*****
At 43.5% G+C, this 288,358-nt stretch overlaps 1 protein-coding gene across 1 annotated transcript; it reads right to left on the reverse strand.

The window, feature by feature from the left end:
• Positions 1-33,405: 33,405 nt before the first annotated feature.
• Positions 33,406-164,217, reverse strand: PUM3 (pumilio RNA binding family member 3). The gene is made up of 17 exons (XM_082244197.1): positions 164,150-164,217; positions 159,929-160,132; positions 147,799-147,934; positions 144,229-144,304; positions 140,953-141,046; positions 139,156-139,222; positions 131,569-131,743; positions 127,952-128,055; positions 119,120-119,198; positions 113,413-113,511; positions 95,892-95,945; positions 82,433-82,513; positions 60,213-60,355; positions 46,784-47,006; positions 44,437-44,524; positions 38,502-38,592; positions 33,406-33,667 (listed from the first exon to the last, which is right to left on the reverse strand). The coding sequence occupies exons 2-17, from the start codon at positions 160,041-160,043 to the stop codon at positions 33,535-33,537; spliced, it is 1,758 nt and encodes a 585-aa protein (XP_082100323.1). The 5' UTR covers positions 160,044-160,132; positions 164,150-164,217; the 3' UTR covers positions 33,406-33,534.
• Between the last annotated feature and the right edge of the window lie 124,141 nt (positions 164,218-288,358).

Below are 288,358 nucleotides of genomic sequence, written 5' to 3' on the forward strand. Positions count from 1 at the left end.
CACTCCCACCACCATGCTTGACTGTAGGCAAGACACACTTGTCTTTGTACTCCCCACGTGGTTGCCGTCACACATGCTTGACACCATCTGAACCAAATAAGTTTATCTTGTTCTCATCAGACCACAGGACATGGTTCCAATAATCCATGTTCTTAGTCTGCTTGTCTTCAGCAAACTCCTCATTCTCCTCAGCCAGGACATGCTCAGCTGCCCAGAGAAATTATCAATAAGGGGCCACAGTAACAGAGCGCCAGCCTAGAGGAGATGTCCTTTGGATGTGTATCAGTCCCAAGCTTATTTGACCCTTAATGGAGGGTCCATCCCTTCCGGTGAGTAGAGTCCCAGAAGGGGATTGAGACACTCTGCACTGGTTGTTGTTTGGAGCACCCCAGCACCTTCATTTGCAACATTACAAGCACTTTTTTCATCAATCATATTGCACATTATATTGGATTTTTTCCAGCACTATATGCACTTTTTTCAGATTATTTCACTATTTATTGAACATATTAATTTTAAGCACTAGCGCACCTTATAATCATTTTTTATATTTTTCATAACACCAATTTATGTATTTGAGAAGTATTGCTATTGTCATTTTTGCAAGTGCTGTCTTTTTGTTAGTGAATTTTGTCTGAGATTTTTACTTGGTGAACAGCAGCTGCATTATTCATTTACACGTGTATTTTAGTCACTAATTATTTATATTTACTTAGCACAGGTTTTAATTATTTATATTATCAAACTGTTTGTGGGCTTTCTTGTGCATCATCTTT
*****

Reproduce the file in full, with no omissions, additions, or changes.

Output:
At 43.5% G+C, this 288,358-nt stretch overlaps 1 protein-coding gene across 1 annotated transcript; it reads right to left on the reverse strand.

The window, feature by feature from the left end:
• Positions 1-33,405: 33,405 nt before the first annotated feature.
• Positions 33,406-164,217, reverse strand: PUM3 (pumilio RNA binding family member 3). The gene is made up of 17 exons (XM_082244197.1): positions 164,150-164,217; positions 159,929-160,132; positions 147,799-147,934; positions 144,229-144,304; positions 140,953-141,046; positions 139,156-139,222; positions 131,569-131,743; positions 127,952-128,055; positions 119,120-119,198; positions 113,413-113,511; positions 95,892-95,945; positions 82,433-82,513; positions 60,213-60,355; positions 46,784-47,006; positions 44,437-44,524; positions 38,502-38,592; positions 33,406-33,667 (listed from the first exon to the last, which is right to left on the reverse strand). The coding sequence occupies exons 2-17, from the start codon at positions 160,041-160,043 to the stop codon at positions 33,535-33,537; spliced, it is 1,758 nt and encodes a 585-aa protein (XP_082100323.1). The 5' UTR covers positions 160,044-160,132; positions 164,150-164,217; the 3' UTR covers positions 33,406-33,534.
• Between the last annotated feature and the right edge of the window lie 124,141 nt (positions 164,218-288,358).

Below are 288,358 nucleotides of genomic sequence, written 5' to 3' on the forward strand. Positions count from 1 at the left end.
CACTCCCACCACCATGCTTGACTGTAGGCAAGACACACTTGTCTTTGTACTCCCCACGTGGTTGCCGTCACACATGCTTGACACCATCTGAACCAAATAAGTTTATCTTGTTCTCATCAGACCACAGGACATGGTTCCAATAATCCATGTTCTTAGTCTGCTTGTCTTCAGCAAACTCCTCATTCTCCTCAGCCAGGACATGCTCAGCTGCCCAGAGAAATTATCAATAAGGGGCCACAGTAACAGAGCGCCAGCCTAGAGGAGATGTCCTTTGGATGTGTATCAGTCCCAAGCTTATTTGACCCTTAATGGAGGGTCCATCCCTTCCGGTGAGTAGAGTCCCAGAAGGGGATTGAGACACTCTGCACTGGTTGTTGTTTGGAGCACCCCAGCACCTTCATTTGCAACATTACAAGCACTTTTTTCATCAATCATATTGCACATTATATTGGATTTTTTCCAGCACTATATGCACTTTTTTCAGATTATTTCACTATTTATTGAACATATTAATTTTAAGCACTAGCGCACCTTATAATCATTTTTTATATTTTTCATAACACCAATTTATGTATTTGAGAAGTATTGCTATTGTCATTTTTGCAAGTGCTGTCTTTTTGTTAGTGAATTTTGTCTGAGATTTTTACTTGGTGAACAGCAGCTGCATTATTCATTTACACGTGTATTTTAGTCACTAATTATTTATATTTACTTAGCACAGGTTTTAATTATTTATATTATCAAACTGTTTGTGGGCTTTCTTGTGCATCATCTTT